Dining for dollars

Brent and LJ Livingston flank Whitney Shay, a featured performer at this year’s Loving Local Music and Local Food fundraiser.
  • Brent and LJ Livingston flank Whitney Shay, a featured performer at this year’s Loving Local Music and Local Food fundraiser.

It’s almost one month to the day before the next Loving Local Music and Local Food fundraiser when organizer LJ Livingston checks in with the Reader. Things are moving along, she says. “I’m finalizing all the details and repurposing jewelry for gifts for our VIP guests.” Then she says about half of the tickets have been sold thus far. Is she nervous?


Past Event

Loving Local Music & Local Food

  • Sunday, August 10, 2014, 3:30 p.m. to 7 p.m.
  • Driscoll's Wharf, 4918 North Harbor Drive, San Diego
  • 21+ / $40 - $160

The benefit is in its third year. Staged at Driscoll’s Wharf in Point Loma, it combines gourmet cooking and live music (the Bayou Brothers, Michelle Lundeen, Dane Terry, Whitney Shay, and Leilani Kilgore are slated to perform), hence the long-winded name. “If we have a sellout, I expect to raise $9000. That doesn’t include the silent auction — we raised an additional $4000 last year,” she says, all of which went in the form of a donation to Jazz 88.3.

“In fact, for the first two years the money went to them,” Livingston says. Both she and her husband Brent are fans of the City College radio station. “But when we looked up their financial statements online and saw that their donations were in decline, we decided to create a benefit. It worked. So we did it again, and we raised even more money for them.”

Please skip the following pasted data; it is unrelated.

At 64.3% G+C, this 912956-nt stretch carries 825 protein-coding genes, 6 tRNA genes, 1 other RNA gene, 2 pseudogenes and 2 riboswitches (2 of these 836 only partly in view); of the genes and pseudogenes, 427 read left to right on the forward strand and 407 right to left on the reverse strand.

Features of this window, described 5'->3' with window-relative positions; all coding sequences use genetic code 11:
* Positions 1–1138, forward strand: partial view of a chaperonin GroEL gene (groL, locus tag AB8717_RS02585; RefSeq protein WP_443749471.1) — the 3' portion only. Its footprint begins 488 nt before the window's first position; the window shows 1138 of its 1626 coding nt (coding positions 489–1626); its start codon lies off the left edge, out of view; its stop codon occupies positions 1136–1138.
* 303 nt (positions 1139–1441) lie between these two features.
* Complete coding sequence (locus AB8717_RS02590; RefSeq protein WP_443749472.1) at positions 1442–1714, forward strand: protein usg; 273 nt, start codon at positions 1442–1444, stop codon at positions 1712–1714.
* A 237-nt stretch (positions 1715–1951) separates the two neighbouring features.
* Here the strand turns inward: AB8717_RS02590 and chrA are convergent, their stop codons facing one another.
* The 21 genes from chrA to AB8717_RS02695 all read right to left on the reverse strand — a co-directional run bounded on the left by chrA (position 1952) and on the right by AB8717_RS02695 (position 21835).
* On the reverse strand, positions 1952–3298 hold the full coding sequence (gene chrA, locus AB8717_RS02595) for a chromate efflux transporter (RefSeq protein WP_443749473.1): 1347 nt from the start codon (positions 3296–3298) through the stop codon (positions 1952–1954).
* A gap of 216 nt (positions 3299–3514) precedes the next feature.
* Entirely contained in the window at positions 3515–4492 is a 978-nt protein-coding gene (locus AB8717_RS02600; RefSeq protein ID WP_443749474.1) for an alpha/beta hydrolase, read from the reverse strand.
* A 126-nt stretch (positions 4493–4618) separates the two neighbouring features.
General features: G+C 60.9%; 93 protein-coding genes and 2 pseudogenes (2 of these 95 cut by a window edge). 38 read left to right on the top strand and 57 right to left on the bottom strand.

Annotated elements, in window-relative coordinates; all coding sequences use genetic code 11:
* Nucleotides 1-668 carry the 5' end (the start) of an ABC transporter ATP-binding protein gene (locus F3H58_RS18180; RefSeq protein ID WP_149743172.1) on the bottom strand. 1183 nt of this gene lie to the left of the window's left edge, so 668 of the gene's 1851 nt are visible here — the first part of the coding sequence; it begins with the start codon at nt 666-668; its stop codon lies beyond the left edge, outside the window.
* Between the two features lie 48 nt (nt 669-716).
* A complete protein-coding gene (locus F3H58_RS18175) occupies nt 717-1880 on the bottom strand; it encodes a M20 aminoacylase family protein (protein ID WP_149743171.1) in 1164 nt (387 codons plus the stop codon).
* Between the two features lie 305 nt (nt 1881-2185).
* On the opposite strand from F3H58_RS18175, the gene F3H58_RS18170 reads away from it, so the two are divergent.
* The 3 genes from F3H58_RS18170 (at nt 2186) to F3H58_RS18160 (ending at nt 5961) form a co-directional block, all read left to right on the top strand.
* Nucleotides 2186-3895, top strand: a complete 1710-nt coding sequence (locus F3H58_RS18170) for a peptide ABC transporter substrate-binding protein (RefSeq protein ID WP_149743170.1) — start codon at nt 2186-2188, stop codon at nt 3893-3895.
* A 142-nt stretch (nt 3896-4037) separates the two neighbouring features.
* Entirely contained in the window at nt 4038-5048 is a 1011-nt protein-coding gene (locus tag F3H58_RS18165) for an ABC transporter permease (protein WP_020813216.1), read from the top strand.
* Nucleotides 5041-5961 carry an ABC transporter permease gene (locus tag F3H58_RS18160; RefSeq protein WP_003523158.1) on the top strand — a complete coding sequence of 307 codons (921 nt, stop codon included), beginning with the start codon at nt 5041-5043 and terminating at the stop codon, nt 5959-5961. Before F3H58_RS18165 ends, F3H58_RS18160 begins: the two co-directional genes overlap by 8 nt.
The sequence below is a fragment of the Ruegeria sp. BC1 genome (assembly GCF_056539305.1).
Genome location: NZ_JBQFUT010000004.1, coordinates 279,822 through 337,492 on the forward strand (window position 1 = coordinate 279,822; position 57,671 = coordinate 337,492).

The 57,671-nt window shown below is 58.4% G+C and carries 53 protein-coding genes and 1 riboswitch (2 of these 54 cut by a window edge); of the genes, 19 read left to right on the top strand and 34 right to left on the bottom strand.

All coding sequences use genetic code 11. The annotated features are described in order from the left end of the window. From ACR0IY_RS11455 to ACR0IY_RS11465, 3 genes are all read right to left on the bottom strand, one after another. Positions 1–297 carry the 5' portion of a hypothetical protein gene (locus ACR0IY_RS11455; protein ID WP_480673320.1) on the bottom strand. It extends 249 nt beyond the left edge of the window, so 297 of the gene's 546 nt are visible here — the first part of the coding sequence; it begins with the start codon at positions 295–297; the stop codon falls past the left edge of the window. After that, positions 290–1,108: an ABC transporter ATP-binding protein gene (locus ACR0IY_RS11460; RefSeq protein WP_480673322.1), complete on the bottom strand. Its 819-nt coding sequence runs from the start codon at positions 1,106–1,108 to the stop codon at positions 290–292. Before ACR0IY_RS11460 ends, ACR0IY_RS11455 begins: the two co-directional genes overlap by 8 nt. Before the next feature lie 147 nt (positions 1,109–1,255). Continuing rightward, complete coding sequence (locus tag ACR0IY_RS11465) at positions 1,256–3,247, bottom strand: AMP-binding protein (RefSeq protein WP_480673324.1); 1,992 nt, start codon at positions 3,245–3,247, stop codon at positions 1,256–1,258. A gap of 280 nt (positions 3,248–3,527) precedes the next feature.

But this year Jazz 88.3 gets zero. Instead, all proceeds will be divided between a local educational program, Blues in the Schools, and Slow Food Urban San Diego. Why the change? Livingston describes herself as “just a mom with two kids” as a means of underscoring the amount of labor needed to pull an event the size of LLMLF together. She says she appealed to the radio-station staff for some volunteer manpower, but when little was forthcoming, she looked elsewhere.

“We had a meeting with [Jazz 88.3 general manager] Mark DeBoskey. In January, we let him know that we planned to share whatever profits with another organization that could get us some volunteers.” But DeBoskey wanted all or nothing, she says. “We were shocked. Why wouldn’t he want half of the money? It’s a sad thing for us, because we love Jazz 88.”

Ticket prices range from $40 for the cocktail party only, upward to $160 apiece for the full VIP experience, which includes music and dinner with “celebrity” hosts including the Casbah’s Tim Mays, critic George Varga, deejay Jim McInnes, and this story’s author. “The chefs are all local,” Livingston says, “and the liquor and the beer are local. Everything is local. The mushrooms,” she says. “Everything is from within a hundred-mile radius.”

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